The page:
Behind the doors of Host

Behind the doors of Host

A commitment to gender diversity at a senior level, an ethos centred on adventure, and super-charged sabbaticals make Host a desirable agency to work for. Madeleine Ross drops in to chat with the team

Walking into Host at lunch hour is like turning up at a cool Surry Hills caf√©. Its street front is hidden in an unassuming narrow laneway, but once you make it inside it's an oasis of green vines, soft lighting, funky sculptures with bicycles lining the entrance. 

On the lunch table next to reception cluster seven 20-something women discussing work and life as they make tea and eat toast. Suzie Shaw, Sydney CEO, comes to greet me. 

If you've been reading Shaw's commentary on gender diversity in B&T in recent weeks you'd also know the agency boasts a female managing director, head of account management, director of operations and head of digital.

Its founder and group CEO is indeed a man – Anthony Freedman – as is its new ECD and chief strategy officer. But Host embraces its femininity – something rarely cultivated in Australian creative agencies, which have almost no women at their helms. 

Luring the best people often means making compromises, and accommodating women with family commitments is a natural part of keeping top talent, says Freedman.

"We have focused on hiring the best candidate for the job irrespective of gender," he says. "If that meant that at some point we'd have to contemplate them taking time out to have a family then that was something we were prepared to do." 

Shaw adds: "There is too much discussion about the issue and not enough commitment to solve it."

The history

Freedman founded Host in 2000 and took Shaw on in January 2011 after her 14 years at TBWA in London. Host was established with a unique structure. It recently appointed its first ever ECD in Sydney but doesn't hire creative talent full time. It employs creatives on a project basis, giving it an "almost customisable creative department".

Within months of launching, Host pitched for Virgin Mobile and won the business, launching the brand into the Australian market. In 2003 the agency was responsible for the much-loved 'Warren' campaign, which starred a loveable loser trying to find a soul mate. The work won a Grand Prix at Cannes and put Host on the map.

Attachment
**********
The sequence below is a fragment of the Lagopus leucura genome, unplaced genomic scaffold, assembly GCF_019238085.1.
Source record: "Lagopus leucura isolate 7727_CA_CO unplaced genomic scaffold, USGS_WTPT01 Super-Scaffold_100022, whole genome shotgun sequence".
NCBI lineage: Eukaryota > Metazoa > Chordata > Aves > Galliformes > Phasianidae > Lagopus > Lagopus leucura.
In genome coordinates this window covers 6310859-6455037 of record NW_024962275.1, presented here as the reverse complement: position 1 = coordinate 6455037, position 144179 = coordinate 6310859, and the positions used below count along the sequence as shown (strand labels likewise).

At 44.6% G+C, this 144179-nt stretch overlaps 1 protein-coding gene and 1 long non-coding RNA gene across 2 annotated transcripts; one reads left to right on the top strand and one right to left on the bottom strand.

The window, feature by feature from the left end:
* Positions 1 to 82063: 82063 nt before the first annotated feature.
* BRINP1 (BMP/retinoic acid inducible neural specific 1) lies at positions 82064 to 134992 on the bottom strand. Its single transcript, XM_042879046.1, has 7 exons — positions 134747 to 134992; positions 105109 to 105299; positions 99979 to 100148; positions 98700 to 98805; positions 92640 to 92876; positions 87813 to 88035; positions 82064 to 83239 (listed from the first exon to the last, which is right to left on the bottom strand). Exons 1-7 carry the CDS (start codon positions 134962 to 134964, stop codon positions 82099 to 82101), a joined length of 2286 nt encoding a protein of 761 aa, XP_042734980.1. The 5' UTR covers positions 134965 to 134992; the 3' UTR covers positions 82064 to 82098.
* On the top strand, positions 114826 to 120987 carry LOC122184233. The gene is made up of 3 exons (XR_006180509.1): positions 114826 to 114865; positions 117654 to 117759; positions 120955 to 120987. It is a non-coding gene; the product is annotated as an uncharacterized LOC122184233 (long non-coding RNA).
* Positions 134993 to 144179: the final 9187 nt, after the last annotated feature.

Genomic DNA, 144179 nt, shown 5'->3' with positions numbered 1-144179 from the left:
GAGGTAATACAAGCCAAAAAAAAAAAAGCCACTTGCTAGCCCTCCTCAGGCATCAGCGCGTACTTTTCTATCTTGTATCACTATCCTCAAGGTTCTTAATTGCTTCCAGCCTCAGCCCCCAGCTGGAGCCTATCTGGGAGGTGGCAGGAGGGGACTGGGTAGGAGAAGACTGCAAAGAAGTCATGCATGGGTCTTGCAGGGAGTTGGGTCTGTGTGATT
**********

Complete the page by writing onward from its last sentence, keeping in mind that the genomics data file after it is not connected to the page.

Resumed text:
The agency held the Virgin Mobile account for nearly 10 years. In 2011, Host came to the attention of Havas which acquired a 51% stake in the business.

After Virgin left, Vodafone came along. But that piece of business left last year, with news that it would be consolidated within Ogilvy. It left a big void, but spurred a proactive approach to winning new business. "It certainly wasn't something that left the agency without anyone really noticing," says Freedman. "It was a big piece of business and that meant we needed to re-focus our efforts on making sure we won new business in 2012."

Last year, Host won Berlei, Lion, Ella Bache, Campari and One Shift and their Coca-Cola portfolio grew to include Coke Zero. 

The work

The agency has produced plenty well-known work in the last 12 months. It created the 'Kiwi sceptics' content campaign for Air New Zealand which drove up visitation to the region by 14%. It launched BankWest on the east coast of Australia with the 'Happy banking' campaign. And it created Lego's 'Festival of play' campaign in partnership with One Green Bean, which saw an 18% sales increase for the plastic bricks. 

But it's the agency's work for Coca-Cola which may be its best known. Of Coke's three rostered above the line agencies, Host is the newest (the other two being McCann and Ogilvy). Last year, Host took forward Ogilvy's successful names on packs campaign by introducing 'Share a Coke and a song'. The campaign saw volume consumed increase by 11%. 

The culture

"We put a lot of effort into attracting and retaining people," says Shaw. Central to this is the agency's training program and a strong rewards program. 

Every three years employees get an additional three weeks' leave and $2000 to do something adventurous and ambitious, then come back and present their experiences. The concept aligns with the agency's ethos: "ambitious ideas for adventurous clients".

The values to which employees are hired are accountability, resourcefulness, ambition and entrepreneurialism. "We want people to treat clients' money as if it were theirs," says Freedman. 

In January the agency expanded to Singapore, and offices in Shanghai and San Francisco are also on the cards. "The Asia Pacific is much more complex than it was some years ago," explains Freedman.

"Greater China needs to be looked at in and of itself. The next stepping stone for us would be greater China and Shanghai is the most obvious city in which to base an ad agency."  

With eyes on global expansion, and the weight of Havas behind it, Host is one to watch.   

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